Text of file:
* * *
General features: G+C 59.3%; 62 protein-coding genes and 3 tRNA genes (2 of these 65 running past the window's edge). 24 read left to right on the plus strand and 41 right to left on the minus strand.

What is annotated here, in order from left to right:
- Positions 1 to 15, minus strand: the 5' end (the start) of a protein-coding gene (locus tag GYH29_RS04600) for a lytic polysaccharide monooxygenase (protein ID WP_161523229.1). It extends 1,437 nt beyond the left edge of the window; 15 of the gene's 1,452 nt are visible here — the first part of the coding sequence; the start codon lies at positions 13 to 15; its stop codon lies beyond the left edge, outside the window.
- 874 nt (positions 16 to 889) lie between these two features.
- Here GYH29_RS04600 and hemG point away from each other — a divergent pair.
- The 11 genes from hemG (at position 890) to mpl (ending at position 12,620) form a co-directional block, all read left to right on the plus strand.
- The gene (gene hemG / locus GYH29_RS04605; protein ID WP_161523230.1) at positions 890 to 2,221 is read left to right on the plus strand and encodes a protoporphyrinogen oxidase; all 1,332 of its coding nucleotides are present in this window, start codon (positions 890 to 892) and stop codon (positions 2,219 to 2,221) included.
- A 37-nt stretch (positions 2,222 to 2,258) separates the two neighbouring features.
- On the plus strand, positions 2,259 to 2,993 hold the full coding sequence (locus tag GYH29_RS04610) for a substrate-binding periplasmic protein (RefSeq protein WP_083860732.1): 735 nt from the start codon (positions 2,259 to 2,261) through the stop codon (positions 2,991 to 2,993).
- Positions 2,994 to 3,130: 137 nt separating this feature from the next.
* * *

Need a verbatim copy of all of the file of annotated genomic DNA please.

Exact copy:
General features: G+C 59.3%; 62 protein-coding genes and 3 tRNA genes (2 of these 65 running past the window's edge). 24 read left to right on the plus strand and 41 right to left on the minus strand.

What is annotated here, in order from left to right:
- Positions 1 to 15, minus strand: the 5' end (the start) of a protein-coding gene (locus tag GYH29_RS04600) for a lytic polysaccharide monooxygenase (protein ID WP_161523229.1). It extends 1,437 nt beyond the left edge of the window; 15 of the gene's 1,452 nt are visible here — the first part of the coding sequence; the start codon lies at positions 13 to 15; its stop codon lies beyond the left edge, outside the window.
- 874 nt (positions 16 to 889) lie between these two features.
- Here GYH29_RS04600 and hemG point away from each other — a divergent pair.
- The 11 genes from hemG (at position 890) to mpl (ending at position 12,620) form a co-directional block, all read left to right on the plus strand.
- The gene (gene hemG / locus GYH29_RS04605; protein ID WP_161523230.1) at positions 890 to 2,221 is read left to right on the plus strand and encodes a protoporphyrinogen oxidase; all 1,332 of its coding nucleotides are present in this window, start codon (positions 890 to 892) and stop codon (positions 2,219 to 2,221) included.
- A 37-nt stretch (positions 2,222 to 2,258) separates the two neighbouring features.
- On the plus strand, positions 2,259 to 2,993 hold the full coding sequence (locus tag GYH29_RS04610) for a substrate-binding periplasmic protein (RefSeq protein WP_083860732.1): 735 nt from the start codon (positions 2,259 to 2,261) through the stop codon (positions 2,991 to 2,993).
- Positions 2,994 to 3,130: 137 nt separating this feature from the next.